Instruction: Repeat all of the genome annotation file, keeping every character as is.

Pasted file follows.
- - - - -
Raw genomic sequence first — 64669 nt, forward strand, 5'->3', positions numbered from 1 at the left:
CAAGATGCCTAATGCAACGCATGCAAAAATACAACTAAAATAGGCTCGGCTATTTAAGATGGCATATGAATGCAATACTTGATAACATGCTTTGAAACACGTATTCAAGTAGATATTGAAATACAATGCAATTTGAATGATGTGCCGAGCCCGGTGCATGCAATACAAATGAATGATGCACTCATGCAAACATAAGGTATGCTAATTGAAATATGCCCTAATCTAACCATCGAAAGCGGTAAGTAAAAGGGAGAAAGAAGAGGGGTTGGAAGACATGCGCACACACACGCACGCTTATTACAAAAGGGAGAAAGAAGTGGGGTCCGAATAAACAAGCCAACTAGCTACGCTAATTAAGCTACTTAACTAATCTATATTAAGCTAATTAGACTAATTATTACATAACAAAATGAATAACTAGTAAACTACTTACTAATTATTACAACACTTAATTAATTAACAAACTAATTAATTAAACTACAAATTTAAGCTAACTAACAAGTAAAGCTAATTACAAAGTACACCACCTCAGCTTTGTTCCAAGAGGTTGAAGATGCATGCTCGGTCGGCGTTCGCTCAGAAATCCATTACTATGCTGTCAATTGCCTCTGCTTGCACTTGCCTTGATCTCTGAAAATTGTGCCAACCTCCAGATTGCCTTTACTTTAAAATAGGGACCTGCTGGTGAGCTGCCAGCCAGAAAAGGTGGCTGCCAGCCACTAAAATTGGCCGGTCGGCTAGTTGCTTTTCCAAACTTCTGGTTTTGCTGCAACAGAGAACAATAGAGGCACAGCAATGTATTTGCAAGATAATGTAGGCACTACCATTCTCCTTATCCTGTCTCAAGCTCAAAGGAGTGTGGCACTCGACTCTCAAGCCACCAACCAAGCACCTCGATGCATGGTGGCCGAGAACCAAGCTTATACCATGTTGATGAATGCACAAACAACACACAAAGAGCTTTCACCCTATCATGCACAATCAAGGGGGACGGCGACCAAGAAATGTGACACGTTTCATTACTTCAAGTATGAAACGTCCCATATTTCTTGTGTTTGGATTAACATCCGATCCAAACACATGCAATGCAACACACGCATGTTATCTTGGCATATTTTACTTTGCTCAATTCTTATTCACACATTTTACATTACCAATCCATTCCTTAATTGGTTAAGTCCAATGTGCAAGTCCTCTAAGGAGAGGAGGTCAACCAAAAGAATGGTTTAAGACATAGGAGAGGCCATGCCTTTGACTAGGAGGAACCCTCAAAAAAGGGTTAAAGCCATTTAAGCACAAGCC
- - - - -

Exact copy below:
Raw genomic sequence first — 64669 nt, forward strand, 5'->3', positions numbered from 1 at the left:
CAAGATGCCTAATGCAACGCATGCAAAAATACAACTAAAATAGGCTCGGCTATTTAAGATGGCATATGAATGCAATACTTGATAACATGCTTTGAAACACGTATTCAAGTAGATATTGAAATACAATGCAATTTGAATGATGTGCCGAGCCCGGTGCATGCAATACAAATGAATGATGCACTCATGCAAACATAAGGTATGCTAATTGAAATATGCCCTAATCTAACCATCGAAAGCGGTAAGTAAAAGGGAGAAAGAAGAGGGGTTGGAAGACATGCGCACACACACGCACGCTTATTACAAAAGGGAGAAAGAAGTGGGGTCCGAATAAACAAGCCAACTAGCTACGCTAATTAAGCTACTTAACTAATCTATATTAAGCTAATTAGACTAATTATTACATAACAAAATGAATAACTAGTAAACTACTTACTAATTATTACAACACTTAATTAATTAACAAACTAATTAATTAAACTACAAATTTAAGCTAACTAACAAGTAAAGCTAATTACAAAGTACACCACCTCAGCTTTGTTCCAAGAGGTTGAAGATGCATGCTCGGTCGGCGTTCGCTCAGAAATCCATTACTATGCTGTCAATTGCCTCTGCTTGCACTTGCCTTGATCTCTGAAAATTGTGCCAACCTCCAGATTGCCTTTACTTTAAAATAGGGACCTGCTGGTGAGCTGCCAGCCAGAAAAGGTGGCTGCCAGCCACTAAAATTGGCCGGTCGGCTAGTTGCTTTTCCAAACTTCTGGTTTTGCTGCAACAGAGAACAATAGAGGCACAGCAATGTATTTGCAAGATAATGTAGGCACTACCATTCTCCTTATCCTGTCTCAAGCTCAAAGGAGTGTGGCACTCGACTCTCAAGCCACCAACCAAGCACCTCGATGCATGGTGGCCGAGAACCAAGCTTATACCATGTTGATGAATGCACAAACAACACACAAAGAGCTTTCACCCTATCATGCACAATCAAGGGGGACGGCGACCAAGAAATGTGACACGTTTCATTACTTCAAGTATGAAACGTCCCATATTTCTTGTGTTTGGATTAACATCCGATCCAAACACATGCAATGCAACACACGCATGTTATCTTGGCATATTTTACTTTGCTCAATTCTTATTCACACATTTTACATTACCAATCCATTCCTTAATTGGTTAAGTCCAATGTGCAAGTCCTCTAAGGAGAGGAGGTCAACCAAAAGAATGGTTTAAGACATAGGAGAGGCCATGCCTTTGACTAGGAGGAACCCTCAAAAAAGGGTTAAAGCCATTTAAGCACAAGCC